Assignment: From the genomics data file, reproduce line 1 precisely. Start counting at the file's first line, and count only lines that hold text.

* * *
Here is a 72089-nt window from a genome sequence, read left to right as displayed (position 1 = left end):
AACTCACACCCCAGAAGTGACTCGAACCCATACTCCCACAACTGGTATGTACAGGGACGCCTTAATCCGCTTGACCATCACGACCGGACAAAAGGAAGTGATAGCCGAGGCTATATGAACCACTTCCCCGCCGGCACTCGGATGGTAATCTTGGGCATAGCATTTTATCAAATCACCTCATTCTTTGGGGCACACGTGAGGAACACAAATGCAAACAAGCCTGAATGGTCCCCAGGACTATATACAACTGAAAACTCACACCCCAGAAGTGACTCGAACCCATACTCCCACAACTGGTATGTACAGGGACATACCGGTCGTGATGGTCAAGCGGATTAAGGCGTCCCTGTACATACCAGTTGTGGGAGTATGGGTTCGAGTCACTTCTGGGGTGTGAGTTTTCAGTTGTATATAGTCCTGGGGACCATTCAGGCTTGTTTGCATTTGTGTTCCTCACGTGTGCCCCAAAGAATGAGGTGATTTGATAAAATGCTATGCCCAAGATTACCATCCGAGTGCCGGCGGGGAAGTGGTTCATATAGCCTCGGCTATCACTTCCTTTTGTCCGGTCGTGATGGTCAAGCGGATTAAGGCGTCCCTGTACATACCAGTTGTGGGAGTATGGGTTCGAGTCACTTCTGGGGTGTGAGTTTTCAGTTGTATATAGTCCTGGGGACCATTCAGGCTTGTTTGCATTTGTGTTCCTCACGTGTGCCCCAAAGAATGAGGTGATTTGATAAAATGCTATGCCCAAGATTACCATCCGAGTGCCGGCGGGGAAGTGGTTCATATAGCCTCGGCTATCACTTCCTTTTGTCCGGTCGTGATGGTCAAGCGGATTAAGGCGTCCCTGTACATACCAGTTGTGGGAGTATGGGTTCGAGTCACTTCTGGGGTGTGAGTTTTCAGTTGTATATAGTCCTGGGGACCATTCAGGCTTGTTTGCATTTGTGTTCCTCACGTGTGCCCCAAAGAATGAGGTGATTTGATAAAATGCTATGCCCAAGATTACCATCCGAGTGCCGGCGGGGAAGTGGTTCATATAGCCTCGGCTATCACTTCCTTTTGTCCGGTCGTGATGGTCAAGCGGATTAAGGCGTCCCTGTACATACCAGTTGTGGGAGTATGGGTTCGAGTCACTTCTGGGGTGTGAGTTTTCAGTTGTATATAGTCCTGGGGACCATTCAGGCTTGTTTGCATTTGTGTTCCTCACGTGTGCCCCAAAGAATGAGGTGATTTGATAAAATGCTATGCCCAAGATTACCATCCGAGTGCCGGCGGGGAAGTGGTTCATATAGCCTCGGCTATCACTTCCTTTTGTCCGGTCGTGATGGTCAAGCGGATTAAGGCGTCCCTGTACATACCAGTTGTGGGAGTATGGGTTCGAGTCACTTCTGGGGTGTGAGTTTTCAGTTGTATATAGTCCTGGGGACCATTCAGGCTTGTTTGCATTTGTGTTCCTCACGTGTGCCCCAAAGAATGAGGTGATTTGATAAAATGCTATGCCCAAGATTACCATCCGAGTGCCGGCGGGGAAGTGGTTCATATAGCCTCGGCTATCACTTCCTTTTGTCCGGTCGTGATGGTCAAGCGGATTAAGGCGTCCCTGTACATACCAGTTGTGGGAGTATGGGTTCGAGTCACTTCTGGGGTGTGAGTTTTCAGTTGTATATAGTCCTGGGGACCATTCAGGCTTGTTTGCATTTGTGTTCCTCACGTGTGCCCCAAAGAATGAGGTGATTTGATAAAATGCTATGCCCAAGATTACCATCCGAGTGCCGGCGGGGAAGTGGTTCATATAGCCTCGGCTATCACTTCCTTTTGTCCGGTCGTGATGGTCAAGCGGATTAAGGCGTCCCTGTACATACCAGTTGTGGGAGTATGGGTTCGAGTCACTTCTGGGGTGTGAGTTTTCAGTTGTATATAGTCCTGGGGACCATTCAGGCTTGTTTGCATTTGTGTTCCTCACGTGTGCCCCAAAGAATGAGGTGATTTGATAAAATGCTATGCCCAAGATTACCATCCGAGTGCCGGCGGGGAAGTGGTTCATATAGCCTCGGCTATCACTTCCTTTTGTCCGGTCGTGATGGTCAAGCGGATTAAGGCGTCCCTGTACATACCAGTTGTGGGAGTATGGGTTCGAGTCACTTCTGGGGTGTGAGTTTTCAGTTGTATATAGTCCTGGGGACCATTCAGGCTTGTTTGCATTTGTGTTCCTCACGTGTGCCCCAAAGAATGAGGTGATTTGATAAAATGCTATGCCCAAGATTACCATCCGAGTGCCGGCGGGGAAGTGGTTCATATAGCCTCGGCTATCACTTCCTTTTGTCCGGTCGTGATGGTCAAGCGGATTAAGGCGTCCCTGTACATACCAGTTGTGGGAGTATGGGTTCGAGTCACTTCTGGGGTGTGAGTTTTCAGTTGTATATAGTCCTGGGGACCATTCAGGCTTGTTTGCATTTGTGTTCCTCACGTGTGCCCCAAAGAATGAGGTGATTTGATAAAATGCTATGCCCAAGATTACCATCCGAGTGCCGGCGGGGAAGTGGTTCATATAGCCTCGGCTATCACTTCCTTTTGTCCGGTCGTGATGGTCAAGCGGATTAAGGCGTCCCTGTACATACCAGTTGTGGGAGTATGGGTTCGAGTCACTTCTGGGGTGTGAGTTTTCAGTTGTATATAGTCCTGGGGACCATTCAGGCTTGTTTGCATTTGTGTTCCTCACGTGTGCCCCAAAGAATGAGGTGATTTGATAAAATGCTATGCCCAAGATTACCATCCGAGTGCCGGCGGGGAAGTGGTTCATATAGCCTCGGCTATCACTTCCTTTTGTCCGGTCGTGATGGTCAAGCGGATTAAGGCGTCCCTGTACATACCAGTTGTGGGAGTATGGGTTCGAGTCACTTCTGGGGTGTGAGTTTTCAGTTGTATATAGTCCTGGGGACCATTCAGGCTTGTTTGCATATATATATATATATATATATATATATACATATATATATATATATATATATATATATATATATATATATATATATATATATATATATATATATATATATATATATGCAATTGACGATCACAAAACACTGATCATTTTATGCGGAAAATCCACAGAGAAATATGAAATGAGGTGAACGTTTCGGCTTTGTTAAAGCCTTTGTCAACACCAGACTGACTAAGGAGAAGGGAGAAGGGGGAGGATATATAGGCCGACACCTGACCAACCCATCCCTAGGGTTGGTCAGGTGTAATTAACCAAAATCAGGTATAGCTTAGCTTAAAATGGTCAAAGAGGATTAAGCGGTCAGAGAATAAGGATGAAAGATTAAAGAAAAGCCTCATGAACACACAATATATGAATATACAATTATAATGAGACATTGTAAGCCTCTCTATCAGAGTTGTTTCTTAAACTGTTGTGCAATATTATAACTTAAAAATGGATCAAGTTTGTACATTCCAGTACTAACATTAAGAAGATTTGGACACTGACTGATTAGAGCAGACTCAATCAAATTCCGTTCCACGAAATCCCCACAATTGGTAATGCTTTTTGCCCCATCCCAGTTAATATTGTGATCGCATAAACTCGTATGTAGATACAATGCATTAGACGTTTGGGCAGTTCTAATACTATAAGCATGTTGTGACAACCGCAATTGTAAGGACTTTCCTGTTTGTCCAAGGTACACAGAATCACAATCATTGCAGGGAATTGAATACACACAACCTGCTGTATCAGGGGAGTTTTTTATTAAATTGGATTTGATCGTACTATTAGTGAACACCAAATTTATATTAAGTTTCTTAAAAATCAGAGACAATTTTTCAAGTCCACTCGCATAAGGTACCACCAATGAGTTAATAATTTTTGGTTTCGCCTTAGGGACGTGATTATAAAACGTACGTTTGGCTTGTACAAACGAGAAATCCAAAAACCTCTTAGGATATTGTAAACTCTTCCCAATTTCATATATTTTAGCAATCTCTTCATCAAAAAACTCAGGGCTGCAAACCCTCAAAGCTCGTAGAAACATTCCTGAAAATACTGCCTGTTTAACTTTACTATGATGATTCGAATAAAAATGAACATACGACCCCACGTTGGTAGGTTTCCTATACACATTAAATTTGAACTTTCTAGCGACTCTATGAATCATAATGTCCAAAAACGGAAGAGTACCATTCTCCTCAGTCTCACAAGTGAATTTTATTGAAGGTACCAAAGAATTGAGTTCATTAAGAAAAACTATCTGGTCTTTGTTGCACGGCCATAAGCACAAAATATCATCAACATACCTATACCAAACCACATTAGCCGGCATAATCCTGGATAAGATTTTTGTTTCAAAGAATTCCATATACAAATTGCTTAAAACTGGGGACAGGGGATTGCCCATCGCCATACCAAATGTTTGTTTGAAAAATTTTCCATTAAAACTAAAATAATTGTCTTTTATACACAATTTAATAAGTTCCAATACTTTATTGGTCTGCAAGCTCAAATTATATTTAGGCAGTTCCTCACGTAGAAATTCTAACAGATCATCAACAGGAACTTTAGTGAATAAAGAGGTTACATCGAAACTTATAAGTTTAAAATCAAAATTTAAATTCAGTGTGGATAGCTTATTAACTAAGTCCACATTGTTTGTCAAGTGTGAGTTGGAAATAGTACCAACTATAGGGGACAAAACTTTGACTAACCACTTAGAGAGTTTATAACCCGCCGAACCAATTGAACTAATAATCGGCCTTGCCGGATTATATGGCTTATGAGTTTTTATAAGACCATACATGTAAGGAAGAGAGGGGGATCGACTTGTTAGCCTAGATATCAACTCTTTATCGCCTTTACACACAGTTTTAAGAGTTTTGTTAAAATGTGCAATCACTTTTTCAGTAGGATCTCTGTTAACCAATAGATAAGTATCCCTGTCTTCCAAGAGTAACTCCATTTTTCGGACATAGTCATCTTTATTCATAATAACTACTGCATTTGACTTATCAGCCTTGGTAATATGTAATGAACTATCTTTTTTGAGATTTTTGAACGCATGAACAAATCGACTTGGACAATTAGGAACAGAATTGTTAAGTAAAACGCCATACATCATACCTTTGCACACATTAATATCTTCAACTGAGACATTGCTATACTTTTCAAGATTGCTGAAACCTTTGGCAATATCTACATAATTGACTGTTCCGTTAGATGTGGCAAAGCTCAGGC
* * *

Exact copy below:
Here is a 72089-nt window from a genome sequence, read left to right as displayed (position 1 = left end):